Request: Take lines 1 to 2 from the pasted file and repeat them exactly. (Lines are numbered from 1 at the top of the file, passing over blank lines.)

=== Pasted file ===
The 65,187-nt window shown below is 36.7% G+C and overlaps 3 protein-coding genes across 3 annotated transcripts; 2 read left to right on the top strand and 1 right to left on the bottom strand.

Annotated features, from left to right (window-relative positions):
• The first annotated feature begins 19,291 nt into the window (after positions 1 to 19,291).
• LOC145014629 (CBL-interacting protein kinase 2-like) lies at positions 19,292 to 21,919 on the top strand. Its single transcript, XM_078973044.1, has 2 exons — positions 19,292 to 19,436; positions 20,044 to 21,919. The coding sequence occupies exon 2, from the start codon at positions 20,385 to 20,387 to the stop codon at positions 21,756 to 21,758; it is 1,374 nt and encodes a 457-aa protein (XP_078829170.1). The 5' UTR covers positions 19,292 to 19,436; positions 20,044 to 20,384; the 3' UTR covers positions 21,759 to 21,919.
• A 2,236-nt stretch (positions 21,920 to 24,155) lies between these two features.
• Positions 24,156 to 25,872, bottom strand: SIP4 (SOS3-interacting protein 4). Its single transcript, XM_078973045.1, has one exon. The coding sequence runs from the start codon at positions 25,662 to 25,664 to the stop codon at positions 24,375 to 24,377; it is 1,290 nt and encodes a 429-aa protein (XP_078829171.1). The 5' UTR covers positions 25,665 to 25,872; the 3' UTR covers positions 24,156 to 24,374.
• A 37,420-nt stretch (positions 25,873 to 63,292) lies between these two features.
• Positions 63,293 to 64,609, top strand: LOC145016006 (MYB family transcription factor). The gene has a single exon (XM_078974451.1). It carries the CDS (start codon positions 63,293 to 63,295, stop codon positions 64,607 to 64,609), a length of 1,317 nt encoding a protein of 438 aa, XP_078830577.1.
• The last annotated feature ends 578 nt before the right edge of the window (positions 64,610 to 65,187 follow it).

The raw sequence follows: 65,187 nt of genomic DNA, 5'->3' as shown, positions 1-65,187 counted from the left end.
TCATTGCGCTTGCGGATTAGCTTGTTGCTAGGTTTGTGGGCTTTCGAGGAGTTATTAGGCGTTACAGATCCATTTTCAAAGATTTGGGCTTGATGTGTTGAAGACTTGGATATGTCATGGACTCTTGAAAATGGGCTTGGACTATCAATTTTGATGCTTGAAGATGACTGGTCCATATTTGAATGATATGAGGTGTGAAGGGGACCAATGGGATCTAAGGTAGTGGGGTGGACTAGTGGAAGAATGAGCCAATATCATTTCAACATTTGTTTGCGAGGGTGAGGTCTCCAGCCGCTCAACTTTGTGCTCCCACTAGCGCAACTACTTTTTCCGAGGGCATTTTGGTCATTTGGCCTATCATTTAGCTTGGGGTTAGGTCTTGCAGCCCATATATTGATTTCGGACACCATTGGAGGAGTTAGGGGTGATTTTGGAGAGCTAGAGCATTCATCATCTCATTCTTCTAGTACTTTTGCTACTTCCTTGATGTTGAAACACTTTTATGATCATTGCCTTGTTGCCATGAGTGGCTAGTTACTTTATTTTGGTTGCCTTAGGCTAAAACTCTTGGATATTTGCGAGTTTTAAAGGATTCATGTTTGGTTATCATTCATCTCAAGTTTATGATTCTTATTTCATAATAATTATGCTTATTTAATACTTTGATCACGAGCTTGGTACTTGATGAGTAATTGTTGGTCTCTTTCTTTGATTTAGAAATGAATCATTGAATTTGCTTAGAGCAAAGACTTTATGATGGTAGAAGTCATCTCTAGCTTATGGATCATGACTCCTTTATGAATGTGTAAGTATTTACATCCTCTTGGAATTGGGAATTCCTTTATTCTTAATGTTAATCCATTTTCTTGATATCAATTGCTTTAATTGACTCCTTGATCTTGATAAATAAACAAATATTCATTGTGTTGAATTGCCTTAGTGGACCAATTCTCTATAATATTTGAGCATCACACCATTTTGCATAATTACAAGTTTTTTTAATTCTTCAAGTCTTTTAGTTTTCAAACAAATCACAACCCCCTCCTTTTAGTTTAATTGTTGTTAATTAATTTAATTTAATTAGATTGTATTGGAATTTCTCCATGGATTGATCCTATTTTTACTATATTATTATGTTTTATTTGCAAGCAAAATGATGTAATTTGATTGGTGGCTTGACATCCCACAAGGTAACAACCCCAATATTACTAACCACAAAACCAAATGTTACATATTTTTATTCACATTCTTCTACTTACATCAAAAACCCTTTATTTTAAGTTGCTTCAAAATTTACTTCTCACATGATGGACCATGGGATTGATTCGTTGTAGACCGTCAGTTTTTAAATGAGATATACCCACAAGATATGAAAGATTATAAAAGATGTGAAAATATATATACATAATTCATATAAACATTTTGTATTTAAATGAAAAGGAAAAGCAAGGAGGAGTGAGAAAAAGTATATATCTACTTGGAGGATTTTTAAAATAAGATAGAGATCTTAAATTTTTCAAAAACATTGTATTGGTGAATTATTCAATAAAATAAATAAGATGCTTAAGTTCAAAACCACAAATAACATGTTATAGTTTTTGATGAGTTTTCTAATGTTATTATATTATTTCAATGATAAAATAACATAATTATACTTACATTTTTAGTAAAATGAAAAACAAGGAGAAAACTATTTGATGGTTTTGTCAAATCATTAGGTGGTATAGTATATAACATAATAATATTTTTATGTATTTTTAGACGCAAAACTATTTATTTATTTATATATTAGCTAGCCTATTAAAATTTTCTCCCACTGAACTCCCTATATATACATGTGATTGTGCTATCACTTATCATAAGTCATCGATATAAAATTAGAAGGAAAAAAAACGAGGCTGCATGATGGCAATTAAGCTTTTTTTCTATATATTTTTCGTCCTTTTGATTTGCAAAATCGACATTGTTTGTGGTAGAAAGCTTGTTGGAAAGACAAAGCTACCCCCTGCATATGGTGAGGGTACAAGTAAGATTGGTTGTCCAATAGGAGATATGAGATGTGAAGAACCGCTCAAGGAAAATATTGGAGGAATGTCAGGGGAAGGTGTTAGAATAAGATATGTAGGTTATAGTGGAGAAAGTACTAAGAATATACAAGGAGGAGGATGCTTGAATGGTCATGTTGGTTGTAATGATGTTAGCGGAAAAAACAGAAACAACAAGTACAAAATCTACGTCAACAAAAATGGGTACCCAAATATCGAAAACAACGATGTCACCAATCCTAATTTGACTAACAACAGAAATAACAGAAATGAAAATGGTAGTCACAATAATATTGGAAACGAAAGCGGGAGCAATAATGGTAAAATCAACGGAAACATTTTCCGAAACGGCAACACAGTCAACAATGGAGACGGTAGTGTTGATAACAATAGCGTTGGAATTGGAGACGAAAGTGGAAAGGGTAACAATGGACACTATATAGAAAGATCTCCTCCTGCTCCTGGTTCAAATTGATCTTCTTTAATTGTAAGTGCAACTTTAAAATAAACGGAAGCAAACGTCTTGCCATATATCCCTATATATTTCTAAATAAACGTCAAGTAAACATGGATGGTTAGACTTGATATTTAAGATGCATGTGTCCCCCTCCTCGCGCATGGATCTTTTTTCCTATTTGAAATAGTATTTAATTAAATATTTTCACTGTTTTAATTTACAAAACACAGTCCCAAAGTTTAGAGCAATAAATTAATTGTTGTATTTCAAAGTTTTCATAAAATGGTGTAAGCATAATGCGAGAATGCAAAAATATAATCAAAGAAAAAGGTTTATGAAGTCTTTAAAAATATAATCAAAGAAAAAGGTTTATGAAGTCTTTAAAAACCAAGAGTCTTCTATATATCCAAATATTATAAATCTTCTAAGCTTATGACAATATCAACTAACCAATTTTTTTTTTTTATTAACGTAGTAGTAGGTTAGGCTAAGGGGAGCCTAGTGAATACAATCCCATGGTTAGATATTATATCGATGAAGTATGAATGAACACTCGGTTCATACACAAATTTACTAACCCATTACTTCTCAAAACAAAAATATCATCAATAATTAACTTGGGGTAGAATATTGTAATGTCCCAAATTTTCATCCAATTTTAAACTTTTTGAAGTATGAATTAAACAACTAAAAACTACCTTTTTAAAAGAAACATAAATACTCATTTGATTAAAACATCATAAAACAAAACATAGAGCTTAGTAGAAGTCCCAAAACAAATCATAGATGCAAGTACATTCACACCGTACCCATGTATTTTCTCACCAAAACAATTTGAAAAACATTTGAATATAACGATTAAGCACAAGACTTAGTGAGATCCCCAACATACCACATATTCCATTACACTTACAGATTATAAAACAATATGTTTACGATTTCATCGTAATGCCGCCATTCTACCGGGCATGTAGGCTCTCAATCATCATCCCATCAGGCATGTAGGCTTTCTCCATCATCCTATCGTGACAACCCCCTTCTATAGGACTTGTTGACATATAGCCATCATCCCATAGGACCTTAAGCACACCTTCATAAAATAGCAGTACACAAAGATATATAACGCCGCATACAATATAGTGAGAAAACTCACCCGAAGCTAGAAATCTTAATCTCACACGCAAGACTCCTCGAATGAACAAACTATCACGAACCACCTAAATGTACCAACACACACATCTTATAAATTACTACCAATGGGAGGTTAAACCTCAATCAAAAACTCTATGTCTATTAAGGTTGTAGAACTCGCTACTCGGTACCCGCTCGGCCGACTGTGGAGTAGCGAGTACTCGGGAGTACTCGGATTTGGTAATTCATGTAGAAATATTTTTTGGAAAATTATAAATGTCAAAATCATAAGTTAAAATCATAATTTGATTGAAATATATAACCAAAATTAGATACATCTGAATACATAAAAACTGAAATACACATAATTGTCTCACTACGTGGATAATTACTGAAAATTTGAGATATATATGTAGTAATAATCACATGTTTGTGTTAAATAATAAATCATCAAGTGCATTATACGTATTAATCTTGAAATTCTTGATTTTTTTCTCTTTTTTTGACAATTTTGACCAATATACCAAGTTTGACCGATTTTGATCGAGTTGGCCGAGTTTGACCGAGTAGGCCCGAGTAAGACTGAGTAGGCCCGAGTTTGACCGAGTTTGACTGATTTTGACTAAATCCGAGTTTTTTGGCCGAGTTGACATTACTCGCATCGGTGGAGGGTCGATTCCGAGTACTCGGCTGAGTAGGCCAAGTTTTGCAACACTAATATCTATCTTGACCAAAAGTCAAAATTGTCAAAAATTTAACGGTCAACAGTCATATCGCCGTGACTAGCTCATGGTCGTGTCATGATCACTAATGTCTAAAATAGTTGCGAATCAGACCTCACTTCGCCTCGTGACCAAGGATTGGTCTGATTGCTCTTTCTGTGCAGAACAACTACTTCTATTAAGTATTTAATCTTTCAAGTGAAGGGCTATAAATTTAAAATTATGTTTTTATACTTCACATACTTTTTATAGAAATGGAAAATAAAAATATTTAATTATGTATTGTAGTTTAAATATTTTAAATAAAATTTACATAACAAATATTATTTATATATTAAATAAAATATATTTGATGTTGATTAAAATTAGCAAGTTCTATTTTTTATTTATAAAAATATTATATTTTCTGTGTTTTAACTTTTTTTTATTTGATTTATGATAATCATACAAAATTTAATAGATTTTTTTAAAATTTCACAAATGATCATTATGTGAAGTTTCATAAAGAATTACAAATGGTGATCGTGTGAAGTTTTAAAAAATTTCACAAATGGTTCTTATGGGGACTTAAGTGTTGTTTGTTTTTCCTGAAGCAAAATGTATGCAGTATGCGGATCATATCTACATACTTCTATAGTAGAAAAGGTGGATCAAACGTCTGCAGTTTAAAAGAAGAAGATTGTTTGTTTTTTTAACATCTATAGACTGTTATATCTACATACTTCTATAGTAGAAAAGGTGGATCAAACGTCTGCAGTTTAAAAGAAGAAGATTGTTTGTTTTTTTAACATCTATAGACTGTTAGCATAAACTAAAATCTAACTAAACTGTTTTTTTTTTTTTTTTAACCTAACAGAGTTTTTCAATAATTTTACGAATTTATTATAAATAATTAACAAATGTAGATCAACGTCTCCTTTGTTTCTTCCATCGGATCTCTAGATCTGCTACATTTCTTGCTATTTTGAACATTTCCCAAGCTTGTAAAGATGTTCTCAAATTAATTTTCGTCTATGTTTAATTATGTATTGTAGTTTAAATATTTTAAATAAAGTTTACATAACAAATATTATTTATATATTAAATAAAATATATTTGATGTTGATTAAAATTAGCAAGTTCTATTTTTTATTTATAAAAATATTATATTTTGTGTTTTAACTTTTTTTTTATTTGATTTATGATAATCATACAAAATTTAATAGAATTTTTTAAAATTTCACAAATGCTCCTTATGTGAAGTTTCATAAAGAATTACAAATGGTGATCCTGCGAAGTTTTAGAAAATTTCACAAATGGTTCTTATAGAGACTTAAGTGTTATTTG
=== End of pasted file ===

The 65,187-nt window shown below is 36.7% G+C and overlaps 3 protein-coding genes across 3 annotated transcripts; 2 read left to right on the top strand and 1 right to left on the bottom strand.

Annotated features, from left to right (window-relative positions):